Parenting Podcast: For Teens and All of Us, Success is Being Your Best Self
This week’s parenting podcast addresses the topic of success and the pressures that youth endure in their quest for success. I applaud the efforts and initiatives to challenge the status quo and share the concerns that a myopic vision of success creates for our youth and their families. Moreover, the prevailing trend teaches our youth this path, and they in turn perpetuate it when they become parents, continuing an unhealthy cycle. Our society is obsessed with performance objectives and frequently associates success with achieving these milestones. Certainly goals are important for making and evaluating progress, but to what end? What about the process and the journey? All too often, the milestones are based on a competitive curve, not just in grades but in life, specifically in amassing wealth and attaining things. I sense that youth see themselves on a starting line. A proverbial “On your mark, get set, go!” sets them off running for the highest grades, best schools, high paying or high status jobs, and extravagant lifestyles. If success is so dependent upon winning this imaginary race, there are bound to be many more losers than winners. This has to contribute to the unreasonable amount of stress our youth feel.
We have the opportunity to lead with a gentle hand and pave myriad paths en route to many types of success. URJ Camps provide an excellent antidote for the masses of stressed out teens, young adults and parents in our midst. Jewish camp is countercultural, helping to fend off the prevailing messages bombarding our families and providing alternative perspectives for defining success. We live, breathe and teach many of these alternative visions of success. We live the Jewish value of b’tzelem Elohim, the notion that every person is made in the divine image and therefore has unique gifts to bear. Our culture is one that follows these words of Rabbi Nachman of Breslov: “Seek the good in everyone, and reveal it, bring it forth.” Campers, staff and faculty develop greater self-esteem, living in a community that discovers and praises the blessings of every individual. This guiding principle teaches the mindset that we are to be not only optimistic but also proactive in seeking and celebrating each other’s goodness. These are successes that all youth can strive towards, where they can all be winners. When I ask youth and young adults why they say that camp is a huge pressure release and that they are happiest when they are at camp, their answers are always about being unconditionally loved and being able to be their best selves. In a Chasidic tale, Zusya fears that God will judge his life by asking him, “Why weren’t you Moses?” until he realized he will be judged with the question, “Why weren’t you Zusya?” As parents we would fare well to remind ourselves and our children of this story when they and we begin to compare our accomplishments to others as a measure of success.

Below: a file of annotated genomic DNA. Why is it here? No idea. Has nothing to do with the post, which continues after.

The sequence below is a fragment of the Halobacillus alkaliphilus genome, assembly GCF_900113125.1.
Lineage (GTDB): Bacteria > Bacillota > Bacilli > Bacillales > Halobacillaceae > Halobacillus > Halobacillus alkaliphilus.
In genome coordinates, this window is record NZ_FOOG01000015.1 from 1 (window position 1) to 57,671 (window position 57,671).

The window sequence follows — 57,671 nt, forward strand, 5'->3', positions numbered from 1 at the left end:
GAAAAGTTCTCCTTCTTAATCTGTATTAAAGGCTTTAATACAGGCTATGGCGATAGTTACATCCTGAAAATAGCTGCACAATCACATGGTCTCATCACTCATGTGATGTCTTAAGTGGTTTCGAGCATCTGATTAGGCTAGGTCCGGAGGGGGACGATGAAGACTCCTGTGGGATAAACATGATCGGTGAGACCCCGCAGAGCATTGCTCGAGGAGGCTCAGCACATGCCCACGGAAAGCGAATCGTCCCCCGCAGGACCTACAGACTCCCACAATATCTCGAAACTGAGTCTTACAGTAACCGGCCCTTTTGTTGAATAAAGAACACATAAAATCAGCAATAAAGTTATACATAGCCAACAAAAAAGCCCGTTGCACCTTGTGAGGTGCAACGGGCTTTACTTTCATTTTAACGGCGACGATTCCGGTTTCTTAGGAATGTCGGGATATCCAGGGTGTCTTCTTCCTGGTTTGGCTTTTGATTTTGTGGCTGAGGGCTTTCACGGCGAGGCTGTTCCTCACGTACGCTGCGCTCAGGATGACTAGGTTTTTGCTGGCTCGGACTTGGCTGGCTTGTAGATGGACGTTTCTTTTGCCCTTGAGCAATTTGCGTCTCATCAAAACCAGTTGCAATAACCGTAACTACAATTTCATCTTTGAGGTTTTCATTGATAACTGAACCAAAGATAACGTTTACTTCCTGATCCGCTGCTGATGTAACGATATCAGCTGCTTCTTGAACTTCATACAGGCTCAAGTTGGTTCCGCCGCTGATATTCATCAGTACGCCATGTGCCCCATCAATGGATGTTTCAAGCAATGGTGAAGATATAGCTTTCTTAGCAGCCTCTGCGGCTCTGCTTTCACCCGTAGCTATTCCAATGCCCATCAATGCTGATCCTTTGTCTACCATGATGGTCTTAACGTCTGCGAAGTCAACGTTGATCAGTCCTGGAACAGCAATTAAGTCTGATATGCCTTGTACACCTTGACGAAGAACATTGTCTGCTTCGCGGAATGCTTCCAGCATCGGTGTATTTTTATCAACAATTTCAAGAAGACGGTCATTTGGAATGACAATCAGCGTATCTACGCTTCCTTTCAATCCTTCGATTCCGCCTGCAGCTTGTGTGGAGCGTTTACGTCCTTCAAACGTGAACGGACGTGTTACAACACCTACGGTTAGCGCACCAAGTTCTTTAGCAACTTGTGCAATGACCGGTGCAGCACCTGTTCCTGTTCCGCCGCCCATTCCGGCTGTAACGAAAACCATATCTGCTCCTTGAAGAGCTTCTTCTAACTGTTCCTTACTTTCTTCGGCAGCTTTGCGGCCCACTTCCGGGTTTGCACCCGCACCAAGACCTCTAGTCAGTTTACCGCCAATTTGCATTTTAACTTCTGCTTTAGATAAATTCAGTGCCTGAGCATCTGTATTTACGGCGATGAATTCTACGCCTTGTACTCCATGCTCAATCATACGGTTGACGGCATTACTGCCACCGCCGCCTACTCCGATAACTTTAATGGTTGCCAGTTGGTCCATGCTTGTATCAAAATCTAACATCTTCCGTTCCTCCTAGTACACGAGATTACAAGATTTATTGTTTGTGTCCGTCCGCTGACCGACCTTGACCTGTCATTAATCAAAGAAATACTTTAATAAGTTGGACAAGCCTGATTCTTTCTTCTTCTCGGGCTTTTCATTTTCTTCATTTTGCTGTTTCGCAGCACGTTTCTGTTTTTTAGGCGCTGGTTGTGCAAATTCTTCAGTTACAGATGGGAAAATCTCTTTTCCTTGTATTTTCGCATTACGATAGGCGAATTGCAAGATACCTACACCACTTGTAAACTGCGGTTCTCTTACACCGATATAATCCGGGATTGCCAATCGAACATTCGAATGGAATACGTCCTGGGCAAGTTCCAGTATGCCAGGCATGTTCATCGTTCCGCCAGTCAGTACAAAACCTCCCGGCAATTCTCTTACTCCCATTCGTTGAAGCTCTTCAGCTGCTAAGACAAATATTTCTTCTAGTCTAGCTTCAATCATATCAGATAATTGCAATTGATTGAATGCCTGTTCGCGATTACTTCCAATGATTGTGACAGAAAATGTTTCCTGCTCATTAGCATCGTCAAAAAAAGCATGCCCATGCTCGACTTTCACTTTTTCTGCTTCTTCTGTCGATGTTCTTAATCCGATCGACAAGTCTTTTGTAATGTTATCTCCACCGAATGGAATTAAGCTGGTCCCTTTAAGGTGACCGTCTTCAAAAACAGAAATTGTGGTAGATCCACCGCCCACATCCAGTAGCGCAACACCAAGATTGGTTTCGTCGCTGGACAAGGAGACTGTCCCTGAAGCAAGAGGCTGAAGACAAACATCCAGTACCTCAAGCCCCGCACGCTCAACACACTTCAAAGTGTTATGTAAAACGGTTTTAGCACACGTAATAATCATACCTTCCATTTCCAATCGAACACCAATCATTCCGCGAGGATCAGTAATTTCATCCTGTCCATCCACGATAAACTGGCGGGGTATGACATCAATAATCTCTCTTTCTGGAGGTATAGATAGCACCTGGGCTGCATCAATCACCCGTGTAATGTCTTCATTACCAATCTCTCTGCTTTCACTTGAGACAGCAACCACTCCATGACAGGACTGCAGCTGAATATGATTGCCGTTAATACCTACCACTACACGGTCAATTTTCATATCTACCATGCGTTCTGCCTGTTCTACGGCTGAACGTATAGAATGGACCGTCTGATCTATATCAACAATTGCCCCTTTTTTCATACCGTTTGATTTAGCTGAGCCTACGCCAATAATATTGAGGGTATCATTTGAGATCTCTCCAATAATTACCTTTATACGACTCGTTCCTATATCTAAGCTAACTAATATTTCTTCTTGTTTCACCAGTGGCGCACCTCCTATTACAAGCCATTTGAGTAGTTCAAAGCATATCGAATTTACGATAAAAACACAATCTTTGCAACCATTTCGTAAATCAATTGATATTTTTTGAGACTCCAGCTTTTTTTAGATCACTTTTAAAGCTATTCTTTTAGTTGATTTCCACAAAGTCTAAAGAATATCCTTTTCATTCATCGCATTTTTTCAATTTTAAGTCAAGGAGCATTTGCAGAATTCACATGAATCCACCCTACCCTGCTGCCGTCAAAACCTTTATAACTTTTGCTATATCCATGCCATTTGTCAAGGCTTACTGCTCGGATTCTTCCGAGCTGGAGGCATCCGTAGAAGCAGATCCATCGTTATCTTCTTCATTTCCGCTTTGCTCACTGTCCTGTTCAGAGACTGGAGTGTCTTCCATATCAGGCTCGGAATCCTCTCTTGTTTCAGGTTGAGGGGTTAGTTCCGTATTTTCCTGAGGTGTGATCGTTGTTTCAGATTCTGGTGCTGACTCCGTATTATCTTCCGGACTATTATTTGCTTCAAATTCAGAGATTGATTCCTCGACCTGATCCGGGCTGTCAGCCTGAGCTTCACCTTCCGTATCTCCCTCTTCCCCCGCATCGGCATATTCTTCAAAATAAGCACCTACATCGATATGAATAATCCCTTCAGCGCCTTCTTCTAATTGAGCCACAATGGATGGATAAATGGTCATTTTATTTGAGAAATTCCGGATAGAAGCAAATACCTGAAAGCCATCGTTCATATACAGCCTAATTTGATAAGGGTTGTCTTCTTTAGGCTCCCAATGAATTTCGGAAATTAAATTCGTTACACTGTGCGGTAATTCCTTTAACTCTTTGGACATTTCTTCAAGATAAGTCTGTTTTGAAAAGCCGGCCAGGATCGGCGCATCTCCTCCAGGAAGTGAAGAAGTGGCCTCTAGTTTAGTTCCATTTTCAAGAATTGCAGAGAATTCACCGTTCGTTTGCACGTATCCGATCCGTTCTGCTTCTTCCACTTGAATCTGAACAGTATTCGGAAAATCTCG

Listen to more on this topic from Challenge Success’s Dr. Denise Pope and Rabbi Patricia Karlin-Neumann as they discuss how to embrace a countercultural message in your family and what to say to your friends and neighbors when they push society’s narrow definition of success.
Ruben Arquilevich is the Senior Director of URJ Newman Camp and Retreat Center.